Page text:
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Should religion be taught in schools?

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Comments

  • Banned (with Prison Access) Posts: 5,172 Ghost Buster


    Freddie59 wrote: »
    Should people be, let's say, anti-parent because of the level of parental abuse in this country at present. There have been many instances of this in the past few years. Are ALL parents then abusers? One to ponder.

    And what, precisely, is racism? There are many different forms; from the "positive discrimination" in favour of certain ethnic groups to the marginalisation of indigenous Irish people should they dare to question such practices. Is this not discrimination in reverse? If an Irish native dares to question preferential treatment (above what a normal citizen receives) to a particular group or nationality they are immediately classed as racist. What utter horse shyte.
    People of other races and parents are individuals. The catholic church is a single institution where the rot starts at the top. I did not mention individuals but the catholic Church as a single entity. Poor comparison


  • Registered Users Posts: 9,264 ✭✭✭ nozzferrahhtoo


    philologos wrote: »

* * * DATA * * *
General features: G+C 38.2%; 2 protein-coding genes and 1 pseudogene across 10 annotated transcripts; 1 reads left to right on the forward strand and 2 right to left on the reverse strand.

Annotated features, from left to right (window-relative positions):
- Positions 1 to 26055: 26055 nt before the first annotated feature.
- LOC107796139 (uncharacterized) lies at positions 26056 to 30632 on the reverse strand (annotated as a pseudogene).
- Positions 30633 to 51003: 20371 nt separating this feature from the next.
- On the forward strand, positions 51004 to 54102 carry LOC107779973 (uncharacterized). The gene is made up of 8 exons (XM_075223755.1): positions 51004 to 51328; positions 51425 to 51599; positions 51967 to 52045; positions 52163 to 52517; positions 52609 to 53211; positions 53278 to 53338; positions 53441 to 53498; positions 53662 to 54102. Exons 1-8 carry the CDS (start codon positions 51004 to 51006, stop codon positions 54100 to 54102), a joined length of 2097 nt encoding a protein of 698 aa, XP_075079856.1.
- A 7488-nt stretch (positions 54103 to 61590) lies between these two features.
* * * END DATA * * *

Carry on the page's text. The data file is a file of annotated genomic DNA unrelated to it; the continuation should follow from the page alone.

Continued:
As I've mentioned already. I think that this quote below is hugely significant:
    Evidence from over 1,200 studies and 400 reviews has shown an association between faith and a number of positive health benefits, including protection from illness, coping with illness, and faster recovery from it. Of the studies reviewed in the definitive analysis, (3) 81% showed benefit and only 4% harm.

    The problem here is that it does not cite a single one of this magical "1200 studies". Not a single one. If I am the only one to see an issue with that then clearly the statistical knowledge of Jakkass here is worse than I feared.

    The second issue with this quote is that it simply throws out the word "benefit". WHAT benefit exactly? How is it being measures? What does it mean in this context? For example if people near death were worried about what god would do to them in the afterlife, and Christian faith helped them allay that fear, then the "benefit" here is just that faith was used to solve the problem that faith in fact caused in the first place. "Benefit" is too vague and convenient word to use and leave entirely unexplored.

    One wonders given their shared penchant for talking about large amounts of studies and not referencing a single one of them... whether philologos/Jakkass had a hand in actually writing this blog post which he so happily links to.
    philologos wrote: »
    The article even goes through some of the difficulties and examines the methodology behind many of the studies:
    2. The problem of proving causality

    This is the one piece of honesty in the article and from philologos/Jakkass here. There is indeed a problem with establishing causality, and neither the article nor philologos/Jakkass solve it. Mentioning it and moving on is useful but only to a small degree.